The New (Ab)Normal
Is it me or the phrase “new normal” sounds so frustrating? The quarantine, travel bans, wearing masks everywhere all the time, and the social distancing became our reality since the early spring last year. However, thinking that this situation will last much longer sounds so discouraging. On a daily basis, we are brainwashed with the numbers of infected, deceased and vaccinated ones, as well as the up-to-date statistics from other countries worldwide. The agony does not stop there; we were forced to learn how to live with hand sanitizers, capacity limits in places we visit, online meetings, cancelled plans and curfews. Being far away from our families and the loved ones with no certainty of when, where and how we will be able to meet next time became our daily life. The passed year, so out-of-ordinary in many ways, made us think about our pre-Corona lives and all the possibilities we had and took for granted. It makes us reflect on the essential freedom of movement, our rights, and the fragility of our health above all.
On the other hand, all the measures make absolute sense if we think only for a second about the millions of white coats worldwide working around the clock and sweating under the layers of masks, gloves, and face shields in order to save lives and fight for all of us. Maybe we should reckon how lucky we are to be hit with pandemic in times of the internet and technology that enables us to stay connected, have classes, lessons, and conference talks via live streaming platforms. We were able to participate in events held by the institutions from the other side of the globe, those we could only imagine visiting and being a part of. In some weird way, it made us feel more as a part of one unified organism that gathered around the same thing - the global pandemic.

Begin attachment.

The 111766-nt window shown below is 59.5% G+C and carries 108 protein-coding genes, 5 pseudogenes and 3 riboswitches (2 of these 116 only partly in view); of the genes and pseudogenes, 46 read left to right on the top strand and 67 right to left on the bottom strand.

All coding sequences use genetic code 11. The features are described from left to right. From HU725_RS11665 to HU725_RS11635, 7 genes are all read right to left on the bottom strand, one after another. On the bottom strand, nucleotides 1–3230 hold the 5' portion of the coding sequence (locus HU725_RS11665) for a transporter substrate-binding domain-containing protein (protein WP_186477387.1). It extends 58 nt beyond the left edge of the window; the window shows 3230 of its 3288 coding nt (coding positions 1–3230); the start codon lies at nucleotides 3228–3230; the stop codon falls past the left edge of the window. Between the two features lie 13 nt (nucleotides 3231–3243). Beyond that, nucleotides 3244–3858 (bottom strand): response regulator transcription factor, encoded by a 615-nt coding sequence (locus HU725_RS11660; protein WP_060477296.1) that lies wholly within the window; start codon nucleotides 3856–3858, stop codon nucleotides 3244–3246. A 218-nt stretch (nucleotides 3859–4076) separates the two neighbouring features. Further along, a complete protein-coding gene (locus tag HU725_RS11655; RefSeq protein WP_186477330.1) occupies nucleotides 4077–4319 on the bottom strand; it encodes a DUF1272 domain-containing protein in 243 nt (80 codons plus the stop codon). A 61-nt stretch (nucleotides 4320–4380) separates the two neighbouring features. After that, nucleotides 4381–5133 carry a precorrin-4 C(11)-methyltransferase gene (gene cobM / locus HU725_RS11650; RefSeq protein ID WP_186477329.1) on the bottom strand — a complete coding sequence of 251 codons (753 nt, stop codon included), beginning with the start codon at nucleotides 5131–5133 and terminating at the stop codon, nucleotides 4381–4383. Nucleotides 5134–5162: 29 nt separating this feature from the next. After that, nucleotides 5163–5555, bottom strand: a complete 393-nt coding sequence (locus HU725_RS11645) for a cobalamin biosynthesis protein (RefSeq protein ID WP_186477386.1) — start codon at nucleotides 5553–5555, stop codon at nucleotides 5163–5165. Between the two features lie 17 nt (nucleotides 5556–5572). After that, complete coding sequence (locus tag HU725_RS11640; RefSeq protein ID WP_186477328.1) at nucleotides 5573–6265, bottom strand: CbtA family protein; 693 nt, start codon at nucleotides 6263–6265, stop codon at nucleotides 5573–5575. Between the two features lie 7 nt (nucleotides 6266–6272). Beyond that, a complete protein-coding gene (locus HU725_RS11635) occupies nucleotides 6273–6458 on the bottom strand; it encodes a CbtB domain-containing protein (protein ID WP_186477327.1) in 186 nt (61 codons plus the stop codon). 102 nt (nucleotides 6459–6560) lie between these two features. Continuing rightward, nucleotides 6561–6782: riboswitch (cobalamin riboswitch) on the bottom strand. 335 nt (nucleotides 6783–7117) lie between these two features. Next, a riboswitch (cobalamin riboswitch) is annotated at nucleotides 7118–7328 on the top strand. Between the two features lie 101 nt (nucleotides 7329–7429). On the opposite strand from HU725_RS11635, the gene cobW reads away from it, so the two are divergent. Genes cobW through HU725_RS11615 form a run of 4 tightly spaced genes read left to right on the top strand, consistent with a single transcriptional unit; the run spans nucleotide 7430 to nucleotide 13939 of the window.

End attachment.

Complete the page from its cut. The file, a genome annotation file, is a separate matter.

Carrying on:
Weeks and months spent under the lockdown made us re-evaluate the nature. Maybe not permanently, but at least for a bit, we could see people of all generations turning their interests to gardening, plant-parenting, food production…Numbers were fleeing to public parks and waterfronts nearby to walk and exercise in the open air. The densely populated city became a synonym for the virus spread. However, the moment lockdown was loosened and strict measures were lifted, people started craving to get back to their pre-pandemic life routines. Last summer, we could notice packed restaurant terraces, crowded bars and squares, or hear about illegal private parties popping up in cities…The result: new hit of the virus spread and increase in the global numbers, followed by the new wave, and then another one. The virus has not yet thought us to give up on our habits. Cities, it seems, are not and will never become outdated and undesired places to live. People need freedom of choice, happenings, events, a plentitude of resources at their reach. Finally, people need a proximity of other people, so precious in the times of social distancing.
Maybe the global pandemic taught us never to go too far from the nature and its forces. If we forget about it, it might show us its teeth. And yet maybe, we could seek to find a solution in adaptation and transformation of our cities, habits, and lives around the situation that hit us, but always and only in harmony with nature and ourselves.
(The text was written in October 2020.)
Madrid during the lockdown, spring 2020
Photo by David Fernández on Pixabay
The image is free for commercial and noncommercial use. Retrieved on 20/10/2020, from:
Pandemic as a business opportunity: COVID-19 shop
Photo by Ksenija Krsmanovic: Valladolid, March 2021
Selfie of the author
Photo by Ksenija Krsmanovic: Valladolid, 2020